Creative Destruction vs. the New Industrial State

The "embedded" capitalism of Joseph Schumpeter and John Kenneth Galbraith

Prophet of Innovation: Joseph Schumpeter and Creative Destruction, by Thomas K. McCraw, Cambridge: Harvard University Press, 719 pages, $35

The New Industrial State, by John K. Galbraith, Princeton: Princeton University Press, 518 pages, $24.95

Most of us get our politics in our early 20s and then never change. Saul Bellow said of his youthful Trotskyism, “Like everyone else who invests in doctrines at a young age, I couldn’t give them up.” A young adult hates the bourgeoisie or loves capitalism or believes passionately in the welfare state. Her politics becomes a cherished identity, a faith. Here I stand. I can no other.

The vintage matters. Someone who invested in doctrines when world capitalism seemed to be working just fine—on the eve of World War I, say—had a good chance of keeping for life an optimistic opinion of markets and entrepreneurs. So it was with one of the best-known economists of the last century, Joseph Alois Schumpeter (1883–1950) of Vienna, Bonn, and Harvard.

But someone who invested in his human capital when things were dismal and chaotic—early in the Great Depression, say—was likely to take a less cheerful view. So it was with another of the century’s best-known economists, Schumpeter’s younger colleague John Kenneth Galbraith (1908–2006) of Ontario, Berkeley, Fortune magazine, and then, at the very end of Schumpeter’s two decades there, Harvard.

Both tried political power early, Schumpeter as a pro-market minister of finance in Austria’s brief socialist government after World War I and Galbraith as a New Dealish deputy director of the U.S. Office of Price Administration during World War II. Experience in government had opposite effects on the two. Schumpeter became permanently suspicious of state power. Galbraith became permanently delighted with it.

These two men of clever words, both master rhetoricians, laid out the case for and the case against unregulated markets. Half a century on, you can review their efforts in a new biography of Schumpeter and a new reissue of Galbraith’s most famous book, The New Industrial State. Schumpeter’s pro-capitalist and conservative case looks better, Galbraith’s anti-market and regulatory case looks worse.

Regulated or not, as Schumpeter almost understood, capitalism hangs on words. In the end that’s what both men missed, Schumpeter only narrowly. Case-making with sweet words is how business decisions are made. It’s how regulatory agencies do their jobs. It’s how you shop for furniture. It’s how economic scientists persuade. It’s how managers in a free society manage. Rhetoric rules.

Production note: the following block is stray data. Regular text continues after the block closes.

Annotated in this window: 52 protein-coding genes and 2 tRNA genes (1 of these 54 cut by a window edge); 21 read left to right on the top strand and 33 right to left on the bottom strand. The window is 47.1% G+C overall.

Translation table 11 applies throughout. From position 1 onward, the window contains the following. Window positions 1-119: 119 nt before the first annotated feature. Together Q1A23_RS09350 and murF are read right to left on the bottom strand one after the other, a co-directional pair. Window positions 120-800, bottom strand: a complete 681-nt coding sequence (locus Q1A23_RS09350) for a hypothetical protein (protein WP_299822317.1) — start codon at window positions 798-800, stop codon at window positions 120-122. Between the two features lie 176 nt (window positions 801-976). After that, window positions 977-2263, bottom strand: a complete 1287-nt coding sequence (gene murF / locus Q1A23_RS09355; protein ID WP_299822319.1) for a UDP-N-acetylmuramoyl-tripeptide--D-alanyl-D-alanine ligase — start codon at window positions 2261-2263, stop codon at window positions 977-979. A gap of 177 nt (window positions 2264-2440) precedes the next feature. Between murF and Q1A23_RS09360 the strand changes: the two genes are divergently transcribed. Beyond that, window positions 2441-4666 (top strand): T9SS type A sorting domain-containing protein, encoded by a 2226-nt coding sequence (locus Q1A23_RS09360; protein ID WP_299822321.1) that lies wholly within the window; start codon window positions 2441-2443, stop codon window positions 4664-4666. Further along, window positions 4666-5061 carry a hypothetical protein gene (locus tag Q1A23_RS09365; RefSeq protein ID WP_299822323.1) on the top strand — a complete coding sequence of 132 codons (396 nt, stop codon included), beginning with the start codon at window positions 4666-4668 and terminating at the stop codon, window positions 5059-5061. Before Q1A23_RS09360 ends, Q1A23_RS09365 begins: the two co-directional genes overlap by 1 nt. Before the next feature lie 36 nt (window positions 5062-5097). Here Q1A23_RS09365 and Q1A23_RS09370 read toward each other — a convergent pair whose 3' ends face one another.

As Thomas McCraw, a professor of business history at Harvard Business School, explains in Prophet of Innovation, a charming new life of the man in full, Joseph Schumpeter from first to last defended the entrepreneur with his own talk, talk, talk. A free economy, Schumpeter claimed from his earliest important book, The Theory of Economic Development (1911), runs on innovation, not routine. “Schumpeter turned Karl Marx on his head,” McCraw writes. “Hateful gangs of parasitic capitalists become, in Schumpeter’s hands, innovative and beneficent entrepreneurs.”

Emotionally speaking, Schumpeter had always been attracted to the aristocratic side of the bourgeoisie. “The innovating entrepreneur,” noted one of Schumpeter’s colleagues at Harvard, “did have glamour”—which Schumpeter sought—“and was not dominated by middle-class values,” which Schumpeter viewed as stuffy conventionality without heroism. The aristocratic bourgeois: There’s your Schumpeterian entrepreneur.

In public Schumpeter liked “to play the part of an aristocrat,” McCraw writes, “even though his origins were middle-class and his eminence self-made.” At his first academic job in 1909 he fought a literal duel with swords against, of all people, the librarian, because he wouldn’t make books available to his students. The librarian got an honorable scar out of it, and the two became the best of friends.

Schumpeter “liked to disrupt faculty meetings by turning up late, still clad in jodhpurs and helmet from his daily horseback ride.” He would say in later years that his ambition was to become the world’s greatest economist, the world’s greatest lover, and the world’s greatest horseman. “Things are not going so well,” he would add, smiling, “with the horses.”

Schumpeter’s best-known book is his hastily written but glittering Capitalism, Socialism, and Democracy, which received scant notice when it first appeared in 1942. It contained his usual praise for the businessperson, but it also predicted that capitalism would not survive, and that democracy might not either. The book “admits, and rather cheerfully, that the patient is dying,” the economist Paul Samuelson wrote in a 1970 Newsweek column, “but of a psychosomatic ailment. No cancer, but neurosis is [the capitalist’s] complaint. Filled with self-hate, he has lost his will to live.”

Most intellectuals in the 1930s and early ’40s had the same neurosis, and the same pessimism. Schumpeter believed that capitalism was raising up its own grave diggers—not in the proletariat, as Marx had expected, but in the sons and daughters of the bourgeoisie itself. Lenin’s father, after all, was a high-ranking education official, Lenin himself a lawyer. It wasn’t the children of autoworkers who pulled up the paving stones on the Left Bank in 1968. The most radical anti-globalists today are socialist children of capitalist parents.

Schumpeter’s cultural pessimism about capitalism has proven wrong. The American economy has continued to show startling entrepreneurial vigor, though both Schumpeter and Galbraith thought that committees would kill it. The capitalist idea has flourished worldwide.